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Machine Vision FAQ’s

Frequently Asked Questions

You may find answers to some of your other questions here on our main machine vision systems page.

What is machine vision?

Machine vision is the use of a camera or multiple cameras to inspect and analyze objects automatically, usually in an industrial or production environment. The data acquired then can be used to control a process or manufacturing activity.

What is a machine vision smart camera?

A machine vision smart camera captures image data and sends it uncompressed to the PC. This is the reason why pictures look less “pretty” than the ones from cell phones. In consumer cameras the image data gets compressed and smoothed out which looks good, but doesn’t provide the quality needed for flaw detection and code reading.

If you have a high-speed application with a conveyor belt, you will need a line scan camera. These cameras use a single line of pixels (sometimes two or three lines) to capture the image data. If you need in-depth inspection, area scan cameras are your choice. They have a rectangular sensor consisting of several lines of pixels and capture the whole image at the same time.

Monochrome cameras are mostly a better choice if the application does not require a color analysis. Because they don’t need a color filter, they are more sensitive than color cameras and deliver more detailed images.

What is 3D machine vision?

3D machine vision detects objects regardless of position. As a result, robots have more flexibility and independence when compared to their 2D only counterparts. Robot vision with 3D lets the machine know if an object is lying down, upright, or hanging.

Robots with 3D machine vision can fulfill various tasks without reprogramming. They can account for unexpected variables in work environments. 3D vision allows robots to know what’s in front of them and react properly. 3D imaging is currently being used in metrology, guidance, and defect analysis systems.

What is industrial machine vision?

Industrial machine vision systems provide machine vision systems, smart cameras, special purpose vision machines and retro-fit vision camera solutions for factory automation.

What is machine vision used for?

Machine vision is used for quality control purposes, it is helping businesses in many ways today for identification, inspection, guidance and more. Some examples include:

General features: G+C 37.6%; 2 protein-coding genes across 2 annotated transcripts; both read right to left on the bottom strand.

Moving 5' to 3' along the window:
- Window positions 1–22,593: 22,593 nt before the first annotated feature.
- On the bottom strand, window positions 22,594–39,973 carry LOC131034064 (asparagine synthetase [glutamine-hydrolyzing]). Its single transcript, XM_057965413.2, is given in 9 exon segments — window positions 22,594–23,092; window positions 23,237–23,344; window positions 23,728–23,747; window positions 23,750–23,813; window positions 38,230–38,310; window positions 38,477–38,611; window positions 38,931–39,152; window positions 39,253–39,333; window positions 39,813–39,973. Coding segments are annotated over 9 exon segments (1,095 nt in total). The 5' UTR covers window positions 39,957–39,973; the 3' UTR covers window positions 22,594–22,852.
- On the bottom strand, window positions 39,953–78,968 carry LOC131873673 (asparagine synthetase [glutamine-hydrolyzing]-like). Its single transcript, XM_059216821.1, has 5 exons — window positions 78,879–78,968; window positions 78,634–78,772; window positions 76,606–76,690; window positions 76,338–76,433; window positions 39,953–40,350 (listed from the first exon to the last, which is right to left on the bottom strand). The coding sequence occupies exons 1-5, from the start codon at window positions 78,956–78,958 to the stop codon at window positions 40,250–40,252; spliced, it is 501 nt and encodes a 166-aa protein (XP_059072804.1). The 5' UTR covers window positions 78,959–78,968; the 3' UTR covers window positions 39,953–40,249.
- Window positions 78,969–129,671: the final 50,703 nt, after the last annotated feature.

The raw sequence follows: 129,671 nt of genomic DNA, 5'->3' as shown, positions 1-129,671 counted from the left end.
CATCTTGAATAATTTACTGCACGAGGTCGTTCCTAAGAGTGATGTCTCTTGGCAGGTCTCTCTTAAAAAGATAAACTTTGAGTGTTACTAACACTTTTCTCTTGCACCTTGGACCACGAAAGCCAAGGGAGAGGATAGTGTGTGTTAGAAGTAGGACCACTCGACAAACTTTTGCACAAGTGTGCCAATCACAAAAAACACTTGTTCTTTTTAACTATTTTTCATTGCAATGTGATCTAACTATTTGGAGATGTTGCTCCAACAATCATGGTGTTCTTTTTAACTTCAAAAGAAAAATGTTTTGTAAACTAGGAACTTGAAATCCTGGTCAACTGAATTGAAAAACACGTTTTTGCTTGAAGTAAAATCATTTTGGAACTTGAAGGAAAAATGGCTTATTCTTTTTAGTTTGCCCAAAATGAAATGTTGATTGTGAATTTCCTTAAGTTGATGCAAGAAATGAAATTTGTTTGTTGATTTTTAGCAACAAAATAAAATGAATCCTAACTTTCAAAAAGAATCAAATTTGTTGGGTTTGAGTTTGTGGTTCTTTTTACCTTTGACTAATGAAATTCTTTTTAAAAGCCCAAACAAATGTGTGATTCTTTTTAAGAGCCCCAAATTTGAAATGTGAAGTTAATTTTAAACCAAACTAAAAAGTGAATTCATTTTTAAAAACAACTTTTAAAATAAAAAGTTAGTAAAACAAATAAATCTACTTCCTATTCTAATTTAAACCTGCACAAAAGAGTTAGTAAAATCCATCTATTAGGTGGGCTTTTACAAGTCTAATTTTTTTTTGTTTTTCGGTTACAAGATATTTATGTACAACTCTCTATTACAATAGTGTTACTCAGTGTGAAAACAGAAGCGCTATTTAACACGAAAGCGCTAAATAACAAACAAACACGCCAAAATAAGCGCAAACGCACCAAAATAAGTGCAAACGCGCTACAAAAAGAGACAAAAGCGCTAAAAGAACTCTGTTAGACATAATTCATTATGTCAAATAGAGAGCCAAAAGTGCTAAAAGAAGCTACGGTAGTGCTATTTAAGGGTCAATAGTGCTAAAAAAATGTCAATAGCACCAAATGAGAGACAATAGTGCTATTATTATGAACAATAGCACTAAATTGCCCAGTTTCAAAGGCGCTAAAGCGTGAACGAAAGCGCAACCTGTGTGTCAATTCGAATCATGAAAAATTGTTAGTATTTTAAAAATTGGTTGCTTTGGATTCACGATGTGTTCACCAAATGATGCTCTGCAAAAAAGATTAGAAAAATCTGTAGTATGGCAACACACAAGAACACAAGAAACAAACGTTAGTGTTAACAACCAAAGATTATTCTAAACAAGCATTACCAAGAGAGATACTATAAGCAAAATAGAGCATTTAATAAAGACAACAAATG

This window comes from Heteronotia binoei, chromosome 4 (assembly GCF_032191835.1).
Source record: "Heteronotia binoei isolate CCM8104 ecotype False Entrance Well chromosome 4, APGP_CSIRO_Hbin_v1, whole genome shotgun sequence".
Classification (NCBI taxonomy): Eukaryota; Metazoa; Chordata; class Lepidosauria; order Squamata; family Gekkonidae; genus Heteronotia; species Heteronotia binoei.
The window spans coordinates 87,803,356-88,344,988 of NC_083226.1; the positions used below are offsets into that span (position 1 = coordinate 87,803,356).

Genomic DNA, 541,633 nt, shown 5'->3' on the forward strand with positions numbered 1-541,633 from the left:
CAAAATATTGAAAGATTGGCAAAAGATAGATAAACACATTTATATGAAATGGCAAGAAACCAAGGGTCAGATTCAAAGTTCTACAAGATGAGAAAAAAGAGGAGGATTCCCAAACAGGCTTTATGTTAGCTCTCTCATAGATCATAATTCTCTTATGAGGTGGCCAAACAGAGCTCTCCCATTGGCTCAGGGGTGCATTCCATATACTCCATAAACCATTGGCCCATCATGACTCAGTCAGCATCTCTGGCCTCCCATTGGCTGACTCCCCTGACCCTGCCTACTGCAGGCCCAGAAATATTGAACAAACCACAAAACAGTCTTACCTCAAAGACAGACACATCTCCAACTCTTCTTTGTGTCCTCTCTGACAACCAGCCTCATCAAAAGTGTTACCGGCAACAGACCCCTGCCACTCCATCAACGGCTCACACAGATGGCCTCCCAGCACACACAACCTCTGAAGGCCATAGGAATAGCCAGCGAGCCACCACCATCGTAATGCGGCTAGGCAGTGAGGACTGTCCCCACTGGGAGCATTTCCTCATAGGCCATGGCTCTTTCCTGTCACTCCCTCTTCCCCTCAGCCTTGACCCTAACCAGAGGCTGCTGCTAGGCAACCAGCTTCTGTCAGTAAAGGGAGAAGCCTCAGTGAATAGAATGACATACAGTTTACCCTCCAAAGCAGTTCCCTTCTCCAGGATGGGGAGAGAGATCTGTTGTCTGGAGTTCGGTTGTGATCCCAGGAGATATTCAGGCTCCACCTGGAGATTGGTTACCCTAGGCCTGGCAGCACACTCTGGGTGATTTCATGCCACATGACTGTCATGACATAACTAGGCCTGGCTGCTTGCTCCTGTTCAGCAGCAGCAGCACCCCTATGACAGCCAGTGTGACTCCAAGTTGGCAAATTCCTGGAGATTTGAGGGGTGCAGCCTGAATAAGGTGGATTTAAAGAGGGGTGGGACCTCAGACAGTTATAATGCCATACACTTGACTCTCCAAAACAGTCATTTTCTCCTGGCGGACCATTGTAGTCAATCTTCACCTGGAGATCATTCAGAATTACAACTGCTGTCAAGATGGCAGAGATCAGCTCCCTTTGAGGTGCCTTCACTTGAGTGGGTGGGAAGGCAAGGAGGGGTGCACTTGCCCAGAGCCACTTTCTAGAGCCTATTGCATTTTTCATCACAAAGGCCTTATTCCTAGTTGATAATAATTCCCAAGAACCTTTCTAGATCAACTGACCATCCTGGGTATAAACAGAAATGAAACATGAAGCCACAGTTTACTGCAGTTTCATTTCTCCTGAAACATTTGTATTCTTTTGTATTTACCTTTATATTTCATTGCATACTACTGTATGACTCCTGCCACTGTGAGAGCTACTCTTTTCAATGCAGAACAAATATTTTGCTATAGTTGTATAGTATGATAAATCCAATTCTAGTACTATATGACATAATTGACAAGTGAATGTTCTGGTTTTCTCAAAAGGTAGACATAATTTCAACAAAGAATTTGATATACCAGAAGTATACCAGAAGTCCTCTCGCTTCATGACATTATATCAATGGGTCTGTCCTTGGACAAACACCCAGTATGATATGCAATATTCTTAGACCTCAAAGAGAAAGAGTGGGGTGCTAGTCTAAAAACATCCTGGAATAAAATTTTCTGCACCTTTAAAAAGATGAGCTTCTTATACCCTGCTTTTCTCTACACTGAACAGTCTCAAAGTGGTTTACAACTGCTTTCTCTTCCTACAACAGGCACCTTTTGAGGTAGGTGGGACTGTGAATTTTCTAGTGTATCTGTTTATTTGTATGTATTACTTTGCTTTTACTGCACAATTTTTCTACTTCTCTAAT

• Correcting production line defects
  • In farming, machine vision is also used as part of farm machinery to monitor crops and detect diseases on plants.
  • Inventory control and management
  • Product tracking and traceability
  • Measurements and calibration

Click for our machine vision case studies.

What is machine vision in artificial intelligence?

In the field of Machine Vision, some companies have exploited AI techniques although many possibilities still remain untapped. Machine vision can make use of and learns how to differentiate between products using a hardware neural network. Providing good and bad examples of an object can allow some machine vision systems to learn the characteristics of the object to be inspected. Pattern recognition, statistical and fuzzy logic AI can also be incorporated into machine vision. Machine vision systems need to be adaptive and intuitive which is ideal for artificial intelligence solutions.

What is machine vision software?

Machine vision software allows engineers and developers to design, deploy and manage vision applications. Vision applications are used by machines to extract and ingest data from visual imagery.

What is machine vision in robotics?

When cameras are used in robotics, machine vision algorithms take care of the image analysis. They assist the robot to “see” objects and understand the environment it is in, so to navigate without stumbling on obstacles. Some of the machine vision’s algorithms are application-specific, while others are common to almost all robotics applications and robots using machine vision.

What is a telecentric lens?

Telecentricity is a special case where the principal optical rays are parallel to the lens’s optical axis. In an object-side telecentric, the lens on the object side (as opposed to the camera side) principal rays are parallel to the optical axis, this eliminates perspective errors . An object is always displayed the same size at different working distances, i.e. the magnification does not change with varying working distances. Telecentric lenses are generally used where distance and location of the test object can affect the measurement accuracy and are ideal for precision measurement applications. Due to the parallel beam path telecentric lenses can be used to image critical and awkward optical surfaces and material properties for example high gloss, optically active materials, variable edge shapes, glass etc.

What is a entocentric or standard lens?

Entocentric refers to the ‘normal’ perspective, i.e. the optical properties of such a lens corresponds to how the human eye works. The farther away an object is, the smaller it appears, this phenomenon arises because of the way the lens bends the light beams to reach the imaging sensor.

With these lenses, the magnification changes with varying working distances therefore entocentric or standard lenses are only suitable for non-measurement applications. Often with the lower priced lenses other types of distortion can also be found, especially towards the edges of the lens
These lenses can be sucessfully applied to color, presence, completeness, surface inspections, as well as characters, code and feature recognition.

Are LED lights robust enough to install within a factory machine?

Yes. We can supply a range of 24 volt IP67 rated industrial machine led lighting which is vibration proof and can withstand temperatures up to 55 degress Centigrade.

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